At a bare minimum, compare midterm and presidential contests, and if at all possible, include off-cycle elections.
Next, even if limited to a study within one state, there is no good reason not to compare trends across counties. In a large, heterogeneous state like Ohio, not only do the conditions for voting change across the state, but the voters change as well.
The reporter seems to recognize that African Americans in 2008 responded differently to the Obama/McCain contest in 2008 than they did to the Kerry/Bush campaign in 2004. And the reporter notes that, due to legal uncertainties, the hours and days of early voting varied across counties in 2012.
So why not compare turnout effects across counties? By not doing so, the reporter–whether realizing it or not–assumes that the all voting rules and procedures in the state of Ohio are identical and more importantly, that all Ohioans are identical insofar as they responded in different years to different candidates and to different election laws and procedures.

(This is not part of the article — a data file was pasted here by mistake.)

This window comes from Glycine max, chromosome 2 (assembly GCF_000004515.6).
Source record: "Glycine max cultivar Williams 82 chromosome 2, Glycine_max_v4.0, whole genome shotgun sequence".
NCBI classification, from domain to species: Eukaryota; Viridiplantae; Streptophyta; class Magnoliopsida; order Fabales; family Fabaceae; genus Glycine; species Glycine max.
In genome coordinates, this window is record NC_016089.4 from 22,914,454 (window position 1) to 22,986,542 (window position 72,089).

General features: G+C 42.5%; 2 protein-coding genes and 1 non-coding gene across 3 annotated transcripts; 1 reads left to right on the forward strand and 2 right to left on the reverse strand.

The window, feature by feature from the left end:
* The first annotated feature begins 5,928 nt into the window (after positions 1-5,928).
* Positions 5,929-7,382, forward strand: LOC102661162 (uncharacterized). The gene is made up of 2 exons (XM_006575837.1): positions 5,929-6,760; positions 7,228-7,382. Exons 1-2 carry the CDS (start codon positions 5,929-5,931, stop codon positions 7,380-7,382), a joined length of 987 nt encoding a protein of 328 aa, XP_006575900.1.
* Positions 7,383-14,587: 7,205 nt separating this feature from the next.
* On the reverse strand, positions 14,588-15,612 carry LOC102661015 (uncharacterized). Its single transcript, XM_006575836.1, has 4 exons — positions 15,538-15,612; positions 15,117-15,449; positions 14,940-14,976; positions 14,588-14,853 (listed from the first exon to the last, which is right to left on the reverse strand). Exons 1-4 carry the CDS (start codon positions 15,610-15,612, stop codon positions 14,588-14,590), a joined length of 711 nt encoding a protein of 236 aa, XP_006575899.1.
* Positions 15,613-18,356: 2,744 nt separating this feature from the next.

Two esteemed political scientists are quoted in the article and seemed to try to educate the reporter on these points.
Paul Beck’s quote starts with a general point which I think does not accurately reflect the state of the literature on early voting at this stage, but more important is the end of Beck’s quote, where he highlights the most consequential reasons that turnout may be higher or lower:
“People who vote early are people who are typically going to vote anyway,” said Paul Beck, a political science professor at Ohio State University. “So, early voting hasn’t really succeeded in turning out more people to vote. We’ve made it a lot easier to vote, but on the other hand, some people are very discouraged about politics and might not care how easy it is to vote.”
John Green’s quote, on the other hand, is exactly on point in my view: